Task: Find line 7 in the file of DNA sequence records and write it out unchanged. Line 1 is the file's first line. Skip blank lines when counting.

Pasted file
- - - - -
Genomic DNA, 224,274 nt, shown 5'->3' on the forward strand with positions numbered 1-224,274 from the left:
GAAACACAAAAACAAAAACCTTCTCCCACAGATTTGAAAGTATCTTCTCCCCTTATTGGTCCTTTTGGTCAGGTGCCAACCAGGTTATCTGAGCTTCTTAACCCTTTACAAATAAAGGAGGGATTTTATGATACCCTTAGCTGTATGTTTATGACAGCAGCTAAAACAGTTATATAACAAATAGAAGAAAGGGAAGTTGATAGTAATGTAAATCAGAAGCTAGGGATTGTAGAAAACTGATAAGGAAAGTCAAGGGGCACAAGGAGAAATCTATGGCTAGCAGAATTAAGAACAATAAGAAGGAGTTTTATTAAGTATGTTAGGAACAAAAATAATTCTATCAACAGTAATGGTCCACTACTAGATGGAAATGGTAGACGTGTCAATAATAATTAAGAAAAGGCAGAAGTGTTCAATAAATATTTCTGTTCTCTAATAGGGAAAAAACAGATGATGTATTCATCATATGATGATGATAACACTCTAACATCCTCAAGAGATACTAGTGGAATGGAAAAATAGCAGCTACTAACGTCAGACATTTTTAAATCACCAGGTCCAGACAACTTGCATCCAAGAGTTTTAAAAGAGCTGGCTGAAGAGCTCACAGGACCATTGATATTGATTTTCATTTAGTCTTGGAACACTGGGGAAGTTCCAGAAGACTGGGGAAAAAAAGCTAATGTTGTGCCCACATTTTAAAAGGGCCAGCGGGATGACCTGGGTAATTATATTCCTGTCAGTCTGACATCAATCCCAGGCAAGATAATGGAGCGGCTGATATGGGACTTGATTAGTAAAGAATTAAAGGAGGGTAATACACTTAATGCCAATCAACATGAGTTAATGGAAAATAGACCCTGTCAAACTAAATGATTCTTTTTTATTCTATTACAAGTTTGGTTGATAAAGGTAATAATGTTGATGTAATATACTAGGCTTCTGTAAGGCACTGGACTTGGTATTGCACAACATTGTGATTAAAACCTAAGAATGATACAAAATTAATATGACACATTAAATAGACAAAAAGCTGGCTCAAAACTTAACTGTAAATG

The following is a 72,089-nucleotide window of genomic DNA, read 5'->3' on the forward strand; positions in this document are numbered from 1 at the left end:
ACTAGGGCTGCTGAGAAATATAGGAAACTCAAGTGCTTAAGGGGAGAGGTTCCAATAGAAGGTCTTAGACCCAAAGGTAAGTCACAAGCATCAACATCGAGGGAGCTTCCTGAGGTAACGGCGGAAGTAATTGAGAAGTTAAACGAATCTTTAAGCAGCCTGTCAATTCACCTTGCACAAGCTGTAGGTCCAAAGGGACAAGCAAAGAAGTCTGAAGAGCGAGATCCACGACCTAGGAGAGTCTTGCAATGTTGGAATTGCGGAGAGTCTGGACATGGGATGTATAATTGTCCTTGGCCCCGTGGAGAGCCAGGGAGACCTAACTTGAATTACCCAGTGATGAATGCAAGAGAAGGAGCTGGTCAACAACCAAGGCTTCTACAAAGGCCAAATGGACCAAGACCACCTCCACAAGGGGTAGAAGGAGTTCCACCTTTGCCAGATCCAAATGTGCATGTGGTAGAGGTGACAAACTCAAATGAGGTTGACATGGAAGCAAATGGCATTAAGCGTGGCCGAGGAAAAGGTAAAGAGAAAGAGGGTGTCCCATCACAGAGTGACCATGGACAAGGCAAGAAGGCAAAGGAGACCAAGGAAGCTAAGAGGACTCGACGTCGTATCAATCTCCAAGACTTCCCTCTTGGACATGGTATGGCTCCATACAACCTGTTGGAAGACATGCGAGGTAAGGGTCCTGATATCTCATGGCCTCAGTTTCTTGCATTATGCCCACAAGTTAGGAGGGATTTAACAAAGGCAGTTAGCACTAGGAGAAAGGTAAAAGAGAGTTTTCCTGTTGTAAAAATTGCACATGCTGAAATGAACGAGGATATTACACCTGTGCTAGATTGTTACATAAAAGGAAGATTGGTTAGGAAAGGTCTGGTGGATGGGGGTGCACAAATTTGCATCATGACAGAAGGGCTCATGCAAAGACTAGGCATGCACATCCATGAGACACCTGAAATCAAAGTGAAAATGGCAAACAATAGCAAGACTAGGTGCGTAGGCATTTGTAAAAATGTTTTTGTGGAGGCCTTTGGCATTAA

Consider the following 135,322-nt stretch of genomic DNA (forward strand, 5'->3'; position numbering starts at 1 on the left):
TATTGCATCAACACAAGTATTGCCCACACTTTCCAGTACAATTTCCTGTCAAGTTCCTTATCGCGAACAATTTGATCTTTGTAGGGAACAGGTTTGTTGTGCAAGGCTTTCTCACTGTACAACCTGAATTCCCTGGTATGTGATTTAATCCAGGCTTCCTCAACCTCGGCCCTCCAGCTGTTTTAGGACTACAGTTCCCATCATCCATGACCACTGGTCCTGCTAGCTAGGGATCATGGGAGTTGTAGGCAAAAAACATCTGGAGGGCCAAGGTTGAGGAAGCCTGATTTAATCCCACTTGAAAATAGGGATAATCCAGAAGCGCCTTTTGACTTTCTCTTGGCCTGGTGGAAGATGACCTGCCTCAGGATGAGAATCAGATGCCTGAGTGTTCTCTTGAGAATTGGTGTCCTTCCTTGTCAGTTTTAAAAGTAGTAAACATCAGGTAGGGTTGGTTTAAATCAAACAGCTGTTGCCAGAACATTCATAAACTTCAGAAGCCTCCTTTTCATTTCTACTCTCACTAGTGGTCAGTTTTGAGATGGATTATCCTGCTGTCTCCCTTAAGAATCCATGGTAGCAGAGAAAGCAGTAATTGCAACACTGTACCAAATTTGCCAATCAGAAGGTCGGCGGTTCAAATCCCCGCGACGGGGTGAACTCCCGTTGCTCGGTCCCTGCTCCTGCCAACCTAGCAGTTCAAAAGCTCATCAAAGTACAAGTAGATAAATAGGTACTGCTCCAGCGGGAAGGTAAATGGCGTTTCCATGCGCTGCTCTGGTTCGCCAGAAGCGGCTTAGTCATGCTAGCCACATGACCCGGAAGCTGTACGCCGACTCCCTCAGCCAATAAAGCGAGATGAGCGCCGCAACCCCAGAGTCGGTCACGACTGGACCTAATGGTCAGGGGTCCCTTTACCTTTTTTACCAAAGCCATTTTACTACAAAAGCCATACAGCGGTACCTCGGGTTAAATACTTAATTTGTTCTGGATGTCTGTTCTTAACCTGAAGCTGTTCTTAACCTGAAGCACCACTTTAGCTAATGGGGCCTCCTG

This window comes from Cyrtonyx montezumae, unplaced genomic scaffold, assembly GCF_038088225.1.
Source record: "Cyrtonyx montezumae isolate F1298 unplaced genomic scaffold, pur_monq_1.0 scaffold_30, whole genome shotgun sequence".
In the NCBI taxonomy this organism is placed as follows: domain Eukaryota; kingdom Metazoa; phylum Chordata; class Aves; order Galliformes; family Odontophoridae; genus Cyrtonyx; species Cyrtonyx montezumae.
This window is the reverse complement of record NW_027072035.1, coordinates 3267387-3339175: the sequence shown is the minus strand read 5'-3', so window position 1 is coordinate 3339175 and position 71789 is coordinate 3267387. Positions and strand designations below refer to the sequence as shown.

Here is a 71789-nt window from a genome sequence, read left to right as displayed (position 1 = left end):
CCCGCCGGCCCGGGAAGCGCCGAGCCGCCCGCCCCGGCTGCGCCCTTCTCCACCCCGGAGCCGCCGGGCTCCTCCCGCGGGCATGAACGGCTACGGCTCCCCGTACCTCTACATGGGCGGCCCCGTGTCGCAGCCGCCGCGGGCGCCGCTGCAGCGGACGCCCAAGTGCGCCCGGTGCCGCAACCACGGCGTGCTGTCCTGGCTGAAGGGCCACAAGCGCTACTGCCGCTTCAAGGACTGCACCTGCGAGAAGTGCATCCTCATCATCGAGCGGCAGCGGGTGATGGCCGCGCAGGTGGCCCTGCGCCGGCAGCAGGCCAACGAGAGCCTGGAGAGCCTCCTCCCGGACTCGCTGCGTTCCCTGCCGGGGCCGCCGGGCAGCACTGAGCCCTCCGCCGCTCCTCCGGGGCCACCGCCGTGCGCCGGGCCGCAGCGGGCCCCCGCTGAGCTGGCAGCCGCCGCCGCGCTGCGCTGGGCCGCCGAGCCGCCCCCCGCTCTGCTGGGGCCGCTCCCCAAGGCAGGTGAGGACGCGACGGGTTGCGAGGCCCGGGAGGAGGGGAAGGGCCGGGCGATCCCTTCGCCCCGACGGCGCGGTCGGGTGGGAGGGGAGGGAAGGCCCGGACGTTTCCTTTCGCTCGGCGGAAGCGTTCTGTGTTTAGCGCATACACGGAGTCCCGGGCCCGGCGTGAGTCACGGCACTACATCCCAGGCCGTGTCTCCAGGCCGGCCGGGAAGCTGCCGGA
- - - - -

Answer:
This window comes from Cyrtonyx montezumae, unplaced genomic scaffold, assembly GCF_038088225.1.